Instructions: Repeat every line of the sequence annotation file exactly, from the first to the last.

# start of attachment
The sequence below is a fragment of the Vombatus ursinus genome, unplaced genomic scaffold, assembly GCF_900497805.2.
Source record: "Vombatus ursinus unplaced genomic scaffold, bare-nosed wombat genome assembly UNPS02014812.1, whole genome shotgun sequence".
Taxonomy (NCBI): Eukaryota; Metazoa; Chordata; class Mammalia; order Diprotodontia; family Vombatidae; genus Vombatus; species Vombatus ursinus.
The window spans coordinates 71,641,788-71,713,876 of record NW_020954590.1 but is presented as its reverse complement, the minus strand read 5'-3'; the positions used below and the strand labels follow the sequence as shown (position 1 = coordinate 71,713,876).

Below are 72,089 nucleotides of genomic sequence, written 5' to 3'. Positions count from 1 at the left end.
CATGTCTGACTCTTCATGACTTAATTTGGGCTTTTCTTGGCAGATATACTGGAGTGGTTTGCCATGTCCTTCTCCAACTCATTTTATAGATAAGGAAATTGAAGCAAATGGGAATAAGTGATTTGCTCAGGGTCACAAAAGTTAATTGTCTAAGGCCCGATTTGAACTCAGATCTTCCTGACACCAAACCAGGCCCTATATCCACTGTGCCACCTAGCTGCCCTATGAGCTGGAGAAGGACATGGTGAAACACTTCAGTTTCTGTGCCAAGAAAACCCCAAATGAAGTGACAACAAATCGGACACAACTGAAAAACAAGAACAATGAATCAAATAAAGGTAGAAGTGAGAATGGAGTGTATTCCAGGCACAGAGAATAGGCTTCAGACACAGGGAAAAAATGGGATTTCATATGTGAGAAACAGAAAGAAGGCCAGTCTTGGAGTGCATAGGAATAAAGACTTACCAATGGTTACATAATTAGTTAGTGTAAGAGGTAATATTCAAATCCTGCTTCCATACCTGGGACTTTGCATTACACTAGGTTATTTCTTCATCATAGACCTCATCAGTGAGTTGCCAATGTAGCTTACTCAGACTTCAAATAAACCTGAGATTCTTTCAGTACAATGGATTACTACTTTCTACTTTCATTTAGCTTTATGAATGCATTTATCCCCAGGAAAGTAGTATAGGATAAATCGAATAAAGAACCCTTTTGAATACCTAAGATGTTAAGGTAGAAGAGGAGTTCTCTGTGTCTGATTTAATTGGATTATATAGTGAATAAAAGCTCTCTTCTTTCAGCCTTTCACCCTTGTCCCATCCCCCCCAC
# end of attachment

The sequence below is a fragment of the Vombatus ursinus genome, unplaced genomic scaffold, assembly GCF_900497805.2.
Source record: "Vombatus ursinus unplaced genomic scaffold, bare-nosed wombat genome assembly UNPS02014812.1, whole genome shotgun sequence".
Taxonomy (NCBI): Eukaryota; Metazoa; Chordata; class Mammalia; order Diprotodontia; family Vombatidae; genus Vombatus; species Vombatus ursinus.
The window spans coordinates 71,641,788-71,713,876 of record NW_020954590.1 but is presented as its reverse complement, the minus strand read 5'-3'; the positions used below and the strand labels follow the sequence as shown (position 1 = coordinate 71,713,876).

Below are 72,089 nucleotides of genomic sequence, written 5' to 3'. Positions count from 1 at the left end.
CATGTCTGACTCTTCATGACTTAATTTGGGCTTTTCTTGGCAGATATACTGGAGTGGTTTGCCATGTCCTTCTCCAACTCATTTTATAGATAAGGAAATTGAAGCAAATGGGAATAAGTGATTTGCTCAGGGTCACAAAAGTTAATTGTCTAAGGCCCGATTTGAACTCAGATCTTCCTGACACCAAACCAGGCCCTATATCCACTGTGCCACCTAGCTGCCCTATGAGCTGGAGAAGGACATGGTGAAACACTTCAGTTTCTGTGCCAAGAAAACCCCAAATGAAGTGACAACAAATCGGACACAACTGAAAAACAAGAACAATGAATCAAATAAAGGTAGAAGTGAGAATGGAGTGTATTCCAGGCACAGAGAATAGGCTTCAGACACAGGGAAAAAATGGGATTTCATATGTGAGAAACAGAAAGAAGGCCAGTCTTGGAGTGCATAGGAATAAAGACTTACCAATGGTTACATAATTAGTTAGTGTAAGAGGTAATATTCAAATCCTGCTTCCATACCTGGGACTTTGCATTACACTAGGTTATTTCTTCATCATAGACCTCATCAGTGAGTTGCCAATGTAGCTTACTCAGACTTCAAATAAACCTGAGATTCTTTCAGTACAATGGATTACTACTTTCTACTTTCATTTAGCTTTATGAATGCATTTATCCCCAGGAAAGTAGTATAGGATAAATCGAATAAAGAACCCTTTTGAATACCTAAGATGTTAAGGTAGAAGAGGAGTTCTCTGTGTCTGATTTAATTGGATTATATAGTGAATAAAAGCTCTCTTCTTTCAGCCTTTCACCCTTGTCCCATCCCCCCCAC